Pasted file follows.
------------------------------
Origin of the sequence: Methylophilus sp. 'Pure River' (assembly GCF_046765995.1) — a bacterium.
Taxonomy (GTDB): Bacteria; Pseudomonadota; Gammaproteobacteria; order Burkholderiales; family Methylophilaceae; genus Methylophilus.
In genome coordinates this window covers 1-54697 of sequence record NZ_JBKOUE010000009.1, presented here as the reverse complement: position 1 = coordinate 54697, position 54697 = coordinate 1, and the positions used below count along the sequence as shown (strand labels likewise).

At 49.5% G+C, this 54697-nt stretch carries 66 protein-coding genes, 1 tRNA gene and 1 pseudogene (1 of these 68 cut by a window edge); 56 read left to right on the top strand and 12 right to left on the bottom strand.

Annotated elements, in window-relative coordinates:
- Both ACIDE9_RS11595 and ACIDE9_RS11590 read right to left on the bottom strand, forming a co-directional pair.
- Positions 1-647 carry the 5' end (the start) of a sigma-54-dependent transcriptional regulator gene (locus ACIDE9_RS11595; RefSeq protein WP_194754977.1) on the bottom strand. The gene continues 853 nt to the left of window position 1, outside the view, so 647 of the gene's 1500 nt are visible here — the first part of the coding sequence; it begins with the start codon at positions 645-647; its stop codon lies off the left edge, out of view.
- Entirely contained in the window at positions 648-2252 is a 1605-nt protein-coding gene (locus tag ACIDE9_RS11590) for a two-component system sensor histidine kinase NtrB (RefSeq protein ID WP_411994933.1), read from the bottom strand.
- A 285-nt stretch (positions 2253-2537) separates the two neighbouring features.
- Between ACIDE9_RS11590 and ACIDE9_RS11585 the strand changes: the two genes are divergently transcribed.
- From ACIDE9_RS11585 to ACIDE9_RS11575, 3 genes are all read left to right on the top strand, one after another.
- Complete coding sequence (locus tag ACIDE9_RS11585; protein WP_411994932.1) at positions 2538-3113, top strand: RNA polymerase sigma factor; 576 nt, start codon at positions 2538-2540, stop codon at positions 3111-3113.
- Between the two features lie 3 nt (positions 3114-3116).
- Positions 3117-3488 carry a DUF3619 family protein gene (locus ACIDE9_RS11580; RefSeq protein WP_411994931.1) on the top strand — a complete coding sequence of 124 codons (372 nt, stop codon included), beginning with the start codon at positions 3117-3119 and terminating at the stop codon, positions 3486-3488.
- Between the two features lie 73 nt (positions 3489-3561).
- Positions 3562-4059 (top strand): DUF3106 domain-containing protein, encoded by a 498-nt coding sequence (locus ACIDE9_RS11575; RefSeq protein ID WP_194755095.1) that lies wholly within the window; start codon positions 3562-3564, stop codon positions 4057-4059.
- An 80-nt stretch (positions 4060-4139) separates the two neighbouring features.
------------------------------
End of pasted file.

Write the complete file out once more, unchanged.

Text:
Origin of the sequence: Methylophilus sp. 'Pure River' (assembly GCF_046765995.1) — a bacterium.
Taxonomy (GTDB): Bacteria; Pseudomonadota; Gammaproteobacteria; order Burkholderiales; family Methylophilaceae; genus Methylophilus.
In genome coordinates this window covers 1-54697 of sequence record NZ_JBKOUE010000009.1, presented here as the reverse complement: position 1 = coordinate 54697, position 54697 = coordinate 1, and the positions used below count along the sequence as shown (strand labels likewise).

At 49.5% G+C, this 54697-nt stretch carries 66 protein-coding genes, 1 tRNA gene and 1 pseudogene (1 of these 68 cut by a window edge); 56 read left to right on the top strand and 12 right to left on the bottom strand.

Annotated elements, in window-relative coordinates:
- Both ACIDE9_RS11595 and ACIDE9_RS11590 read right to left on the bottom strand, forming a co-directional pair.
- Positions 1-647 carry the 5' end (the start) of a sigma-54-dependent transcriptional regulator gene (locus ACIDE9_RS11595; RefSeq protein WP_194754977.1) on the bottom strand. The gene continues 853 nt to the left of window position 1, outside the view, so 647 of the gene's 1500 nt are visible here — the first part of the coding sequence; it begins with the start codon at positions 645-647; its stop codon lies off the left edge, out of view.
- Entirely contained in the window at positions 648-2252 is a 1605-nt protein-coding gene (locus tag ACIDE9_RS11590) for a two-component system sensor histidine kinase NtrB (RefSeq protein ID WP_411994933.1), read from the bottom strand.
- A 285-nt stretch (positions 2253-2537) separates the two neighbouring features.
- Between ACIDE9_RS11590 and ACIDE9_RS11585 the strand changes: the two genes are divergently transcribed.
- From ACIDE9_RS11585 to ACIDE9_RS11575, 3 genes are all read left to right on the top strand, one after another.
- Complete coding sequence (locus tag ACIDE9_RS11585; protein WP_411994932.1) at positions 2538-3113, top strand: RNA polymerase sigma factor; 576 nt, start codon at positions 2538-2540, stop codon at positions 3111-3113.
- Between the two features lie 3 nt (positions 3114-3116).
- Positions 3117-3488 carry a DUF3619 family protein gene (locus ACIDE9_RS11580; RefSeq protein WP_411994931.1) on the top strand — a complete coding sequence of 124 codons (372 nt, stop codon included), beginning with the start codon at positions 3117-3119 and terminating at the stop codon, positions 3486-3488.
- Between the two features lie 73 nt (positions 3489-3561).
- Positions 3562-4059 (top strand): DUF3106 domain-containing protein, encoded by a 498-nt coding sequence (locus ACIDE9_RS11575; RefSeq protein ID WP_194755095.1) that lies wholly within the window; start codon positions 3562-3564, stop codon positions 4057-4059.
- An 80-nt stretch (positions 4060-4139) separates the two neighbouring features.